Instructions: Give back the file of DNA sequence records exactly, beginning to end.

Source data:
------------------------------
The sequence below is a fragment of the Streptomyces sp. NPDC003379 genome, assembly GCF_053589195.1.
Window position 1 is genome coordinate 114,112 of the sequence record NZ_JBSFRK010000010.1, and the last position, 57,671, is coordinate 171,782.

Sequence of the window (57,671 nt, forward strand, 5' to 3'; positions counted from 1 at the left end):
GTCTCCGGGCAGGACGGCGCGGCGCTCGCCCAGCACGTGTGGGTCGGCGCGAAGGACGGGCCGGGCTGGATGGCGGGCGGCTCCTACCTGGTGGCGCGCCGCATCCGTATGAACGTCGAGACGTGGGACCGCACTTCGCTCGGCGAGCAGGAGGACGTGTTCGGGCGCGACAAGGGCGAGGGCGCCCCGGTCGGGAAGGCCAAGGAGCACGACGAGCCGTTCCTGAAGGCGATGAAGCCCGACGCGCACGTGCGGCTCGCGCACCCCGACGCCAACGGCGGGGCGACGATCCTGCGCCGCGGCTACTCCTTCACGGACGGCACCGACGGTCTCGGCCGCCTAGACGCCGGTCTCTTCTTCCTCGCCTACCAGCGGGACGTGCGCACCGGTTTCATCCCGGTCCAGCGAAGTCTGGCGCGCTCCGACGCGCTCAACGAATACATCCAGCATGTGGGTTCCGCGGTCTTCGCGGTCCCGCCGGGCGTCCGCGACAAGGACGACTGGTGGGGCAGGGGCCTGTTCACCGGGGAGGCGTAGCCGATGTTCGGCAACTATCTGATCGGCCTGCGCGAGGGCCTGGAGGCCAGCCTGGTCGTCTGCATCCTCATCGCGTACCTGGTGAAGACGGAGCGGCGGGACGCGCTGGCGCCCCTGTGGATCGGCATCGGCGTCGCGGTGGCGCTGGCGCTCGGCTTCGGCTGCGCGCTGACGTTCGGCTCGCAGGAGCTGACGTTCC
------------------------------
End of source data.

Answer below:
The sequence below is a fragment of the Streptomyces sp. NPDC003379 genome, assembly GCF_053589195.1.
Window position 1 is genome coordinate 114,112 of the sequence record NZ_JBSFRK010000010.1, and the last position, 57,671, is coordinate 171,782.

Sequence of the window (57,671 nt, forward strand, 5' to 3'; positions counted from 1 at the left end):
GTCTCCGGGCAGGACGGCGCGGCGCTCGCCCAGCACGTGTGGGTCGGCGCGAAGGACGGGCCGGGCTGGATGGCGGGCGGCTCCTACCTGGTGGCGCGCCGCATCCGTATGAACGTCGAGACGTGGGACCGCACTTCGCTCGGCGAGCAGGAGGACGTGTTCGGGCGCGACAAGGGCGAGGGCGCCCCGGTCGGGAAGGCCAAGGAGCACGACGAGCCGTTCCTGAAGGCGATGAAGCCCGACGCGCACGTGCGGCTCGCGCACCCCGACGCCAACGGCGGGGCGACGATCCTGCGCCGCGGCTACTCCTTCACGGACGGCACCGACGGTCTCGGCCGCCTAGACGCCGGTCTCTTCTTCCTCGCCTACCAGCGGGACGTGCGCACCGGTTTCATCCCGGTCCAGCGAAGTCTGGCGCGCTCCGACGCGCTCAACGAATACATCCAGCATGTGGGTTCCGCGGTCTTCGCGGTCCCGCCGGGCGTCCGCGACAAGGACGACTGGTGGGGCAGGGGCCTGTTCACCGGGGAGGCGTAGCCGATGTTCGGCAACTATCTGATCGGCCTGCGCGAGGGCCTGGAGGCCAGCCTGGTCGTCTGCATCCTCATCGCGTACCTGGTGAAGACGGAGCGGCGGGACGCGCTGGCGCCCCTGTGGATCGGCATCGGCGTCGCGGTGGCGCTGGCGCTCGGCTTCGGCTGCGCGCTGACGTTCGGCTCGCAGGAGCTGACGTTCC